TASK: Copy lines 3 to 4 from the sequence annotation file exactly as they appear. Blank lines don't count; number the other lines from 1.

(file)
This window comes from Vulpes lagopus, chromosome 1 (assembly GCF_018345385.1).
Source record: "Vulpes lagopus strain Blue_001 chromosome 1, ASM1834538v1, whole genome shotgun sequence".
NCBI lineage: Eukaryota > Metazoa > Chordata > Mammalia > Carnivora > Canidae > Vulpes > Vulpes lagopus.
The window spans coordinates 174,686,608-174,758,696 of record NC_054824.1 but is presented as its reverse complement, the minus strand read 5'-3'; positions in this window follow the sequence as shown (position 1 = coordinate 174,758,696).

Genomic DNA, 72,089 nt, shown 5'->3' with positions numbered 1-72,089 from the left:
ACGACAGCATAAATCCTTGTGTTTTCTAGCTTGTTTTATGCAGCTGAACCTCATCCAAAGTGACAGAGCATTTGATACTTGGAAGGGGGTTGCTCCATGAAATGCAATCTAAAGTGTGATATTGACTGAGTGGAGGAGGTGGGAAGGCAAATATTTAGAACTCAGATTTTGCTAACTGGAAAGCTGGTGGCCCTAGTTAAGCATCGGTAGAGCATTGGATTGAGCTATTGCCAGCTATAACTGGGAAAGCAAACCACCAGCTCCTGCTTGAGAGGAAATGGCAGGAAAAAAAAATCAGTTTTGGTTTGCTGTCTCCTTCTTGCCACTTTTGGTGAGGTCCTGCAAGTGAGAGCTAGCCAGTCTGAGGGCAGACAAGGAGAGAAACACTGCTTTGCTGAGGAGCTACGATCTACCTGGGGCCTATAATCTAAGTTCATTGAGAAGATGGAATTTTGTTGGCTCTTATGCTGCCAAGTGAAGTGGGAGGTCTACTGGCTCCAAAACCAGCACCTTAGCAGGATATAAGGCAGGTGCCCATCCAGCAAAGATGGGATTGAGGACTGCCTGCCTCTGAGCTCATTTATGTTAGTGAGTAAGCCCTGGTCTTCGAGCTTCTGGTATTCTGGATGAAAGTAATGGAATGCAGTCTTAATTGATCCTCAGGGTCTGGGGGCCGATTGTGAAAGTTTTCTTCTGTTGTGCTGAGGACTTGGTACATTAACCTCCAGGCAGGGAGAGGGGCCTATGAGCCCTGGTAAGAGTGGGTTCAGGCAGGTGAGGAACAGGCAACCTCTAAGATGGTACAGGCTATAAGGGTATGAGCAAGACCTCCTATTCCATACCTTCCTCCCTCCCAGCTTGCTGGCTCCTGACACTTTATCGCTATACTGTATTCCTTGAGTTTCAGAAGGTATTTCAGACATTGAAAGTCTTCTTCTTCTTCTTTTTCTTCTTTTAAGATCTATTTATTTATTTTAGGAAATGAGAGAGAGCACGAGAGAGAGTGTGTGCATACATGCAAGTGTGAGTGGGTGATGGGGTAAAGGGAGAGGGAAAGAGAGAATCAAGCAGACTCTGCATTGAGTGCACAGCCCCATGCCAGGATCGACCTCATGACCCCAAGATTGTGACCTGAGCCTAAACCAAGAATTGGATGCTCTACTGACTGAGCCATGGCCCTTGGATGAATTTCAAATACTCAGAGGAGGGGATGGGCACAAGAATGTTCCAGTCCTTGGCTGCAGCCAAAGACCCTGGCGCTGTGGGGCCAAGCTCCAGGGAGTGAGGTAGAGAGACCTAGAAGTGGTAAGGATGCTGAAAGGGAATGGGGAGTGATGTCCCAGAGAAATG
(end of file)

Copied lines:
NCBI lineage: Eukaryota > Metazoa > Chordata > Mammalia > Carnivora > Canidae > Vulpes > Vulpes lagopus.
The window spans coordinates 174,686,608-174,758,696 of record NC_054824.1 but is presented as its reverse complement, the minus strand read 5'-3'; positions in this window follow the sequence as shown (position 1 = coordinate 174,758,696).